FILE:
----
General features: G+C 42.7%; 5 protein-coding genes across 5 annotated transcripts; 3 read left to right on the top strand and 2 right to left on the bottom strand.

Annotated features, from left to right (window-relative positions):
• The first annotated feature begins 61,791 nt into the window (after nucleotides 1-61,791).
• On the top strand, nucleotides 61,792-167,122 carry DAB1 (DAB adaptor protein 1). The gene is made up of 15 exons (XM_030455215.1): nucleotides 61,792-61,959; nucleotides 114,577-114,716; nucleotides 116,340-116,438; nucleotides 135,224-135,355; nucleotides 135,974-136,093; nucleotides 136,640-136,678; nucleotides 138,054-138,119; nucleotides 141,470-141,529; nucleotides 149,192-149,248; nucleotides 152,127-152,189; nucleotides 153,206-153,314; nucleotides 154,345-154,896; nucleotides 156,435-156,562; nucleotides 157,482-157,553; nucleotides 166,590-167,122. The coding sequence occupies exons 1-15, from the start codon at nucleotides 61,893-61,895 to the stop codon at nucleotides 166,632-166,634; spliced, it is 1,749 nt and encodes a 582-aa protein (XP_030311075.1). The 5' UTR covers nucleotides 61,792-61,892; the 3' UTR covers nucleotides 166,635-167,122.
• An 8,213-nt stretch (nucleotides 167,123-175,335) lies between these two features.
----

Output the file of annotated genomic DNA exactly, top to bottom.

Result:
General features: G+C 42.7%; 5 protein-coding genes across 5 annotated transcripts; 3 read left to right on the top strand and 2 right to left on the bottom strand.

Annotated features, from left to right (window-relative positions):
• The first annotated feature begins 61,791 nt into the window (after nucleotides 1-61,791).
• On the top strand, nucleotides 61,792-167,122 carry DAB1 (DAB adaptor protein 1). The gene is made up of 15 exons (XM_030455215.1): nucleotides 61,792-61,959; nucleotides 114,577-114,716; nucleotides 116,340-116,438; nucleotides 135,224-135,355; nucleotides 135,974-136,093; nucleotides 136,640-136,678; nucleotides 138,054-138,119; nucleotides 141,470-141,529; nucleotides 149,192-149,248; nucleotides 152,127-152,189; nucleotides 153,206-153,314; nucleotides 154,345-154,896; nucleotides 156,435-156,562; nucleotides 157,482-157,553; nucleotides 166,590-167,122. The coding sequence occupies exons 1-15, from the start codon at nucleotides 61,893-61,895 to the stop codon at nucleotides 166,632-166,634; spliced, it is 1,749 nt and encodes a 582-aa protein (XP_030311075.1). The 5' UTR covers nucleotides 61,792-61,892; the 3' UTR covers nucleotides 166,635-167,122.
• An 8,213-nt stretch (nucleotides 167,123-175,335) lies between these two features.